- Mar 18, 2009
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So I thought I accomplished this with my Estes Crossfire. But I got lots of gaps and bubbles. Any tips on how to best do this? Secrets? Tools?
The tape sounds like a great idea and the smaller tipped bottles...I think we sell those where I work.People do this differently, so take in the ideas and then play around with what works best for you.
I have kids building with us and here's what I have them if they're interested in making neat glue fillets. Works for big kids too.
1) Put a strip of blue tape along either side of the fin, leaving about 1/4 inch of space where the glue fillet is going to go. This takes some extra time but it keeps the glue from running or smearing onto the rest of the body tube.
2) We use yellow wood glue as it's less runny--this is my personal preference--others like all-purpose white glue. I transfer glue into smaller bottles with narrow tips because it's much easier to handle and apply to small areas. In fact I got some bottles at Hobby Lobby today in the paint section but I've used bottles I've emptied paint or glitter from as well.
3) Practice running a glue fillet smoothly along a piece of cardboard or paper just to get the feel for it.
4) Run a bead of glue along the fin, keeping it as steady as you can. If you have a spot with missing glue or a big air bubble use the small nozzle on the glue bottle or a toothpick to fill it in or rub it out.
5) Swipe it carefully with your finger. Remove the tape when you're satisfied you don't need another fillet and the glue is dried.
UfO, just plain glue fillets are functional and with some practice can turn out decent. Some--like Brian just pictured--do like to take extra steps and use wood filler to really make them look good. Not necessary but if you want more info on that, the techniques board is a good place to ask.
Spackle is something I've never thought to try! That would be the perfect thing to put over an ugly, structural fillet to make it look nice.Spackle fillets are light, fast, easy to repair, and plenty durable for low-power and mid-power. Try them and I'll bet you switch from epoxy fillets immediately.
Or maybe you've managed not to glue yourself to that part, you smile, you're proud of yourself, only to find out your fingers are glued together.I have resorted all too often to wiping my glue laden finger on the lower edge / underside of my work table..
What about the "CA face cringe"?!
(The fumes of CA wafting up, hits your eyes & nose, causing both to shut & water profusly! You can't run away, because you're holding said part in place or you're glued to said part.. Usually both!)
I have a bunch of 20cc syringes I bought that I'll part with reasonably. No needles.And, if you can get them.. a 10cc syringe..
I use teh yellow carpenter's glue, althoug it does tend to shrink when curing..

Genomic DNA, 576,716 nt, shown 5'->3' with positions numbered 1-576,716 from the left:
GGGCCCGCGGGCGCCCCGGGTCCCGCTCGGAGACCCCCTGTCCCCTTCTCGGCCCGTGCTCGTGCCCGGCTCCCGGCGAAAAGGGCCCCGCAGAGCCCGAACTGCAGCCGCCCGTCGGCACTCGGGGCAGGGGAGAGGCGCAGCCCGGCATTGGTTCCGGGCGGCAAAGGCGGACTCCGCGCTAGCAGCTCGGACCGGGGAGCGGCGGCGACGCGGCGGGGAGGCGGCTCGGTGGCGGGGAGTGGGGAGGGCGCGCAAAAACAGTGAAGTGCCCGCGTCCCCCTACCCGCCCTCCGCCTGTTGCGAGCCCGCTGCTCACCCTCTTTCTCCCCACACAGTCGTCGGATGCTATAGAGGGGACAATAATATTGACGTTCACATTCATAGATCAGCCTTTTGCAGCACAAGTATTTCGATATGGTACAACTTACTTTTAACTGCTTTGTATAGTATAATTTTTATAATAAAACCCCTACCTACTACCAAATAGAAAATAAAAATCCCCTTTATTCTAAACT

Several beatings from my wife broke me of that habit....Numerous ruined jeans & shirts from the "glue on finger looking to wipe it off on something" dance..)
I tried using the Fixit epoxy and found it to be too stiff for getting smooth fillets. When mixed it's more like clay than a caulk. Once cured it's very hard (like granite) making sanding difficult as well. Needless to say my fillets using this technique are strong but visually imperfect.I've yet to try the Epoxy Fixit available through Apogee. I've seen fillets done using this and they look great!
You can avoid all this if you use Titebond Trim and Molding Glue -- no bubbles.If you are doing white glue fillets:
Lay the glue in the fin / body tube joint - slowly. This will help keep air out of the joint.
Keep an eye on the fillet as it dries. Air bubbles will not show up when the white glue is first laid down. You can pop the bubbles when the glue is fairly wet. Use a toothpick, the wood tip will pop the bubble easier than trying to use the tip of your hobby knife.
If the glue is still very wet, it should flow in and fill the hole. If it doesn't, I'd wait until it's completely dry to lay in more glue. You can't add more glue on a half-dried fillet and smooth it out with a finger. Let the first fillet dry, then go again. I typically do three fillet layers.
Be warned, anytime you fillet a launch lug you are bound to get bubbles. That tight angle is nearly impossible to fill without bubbles.
I've yet to try the Epoxy Fixit available through Apogee. I've seen fillets done using this and they look great!
Second that... great stuff. It's very thick and stays put very well, but smoothing it is kind of a chore, because it would rather stick to you than to the rocket, but it's all a matter of technique I've found. Also, being a water solvent glue, I've found I can leave the fillets 'humped up' (convex) and they'll dry 'concave'.You can avoid all this if you use Titebond Trim and Molding Glue -- no bubbles.
Read the Product Features on this page -- it really is great for filling gaps and small cracks, which lends itself to fillets. While it says it is sandable, I have not tried this, but heard others state that it is.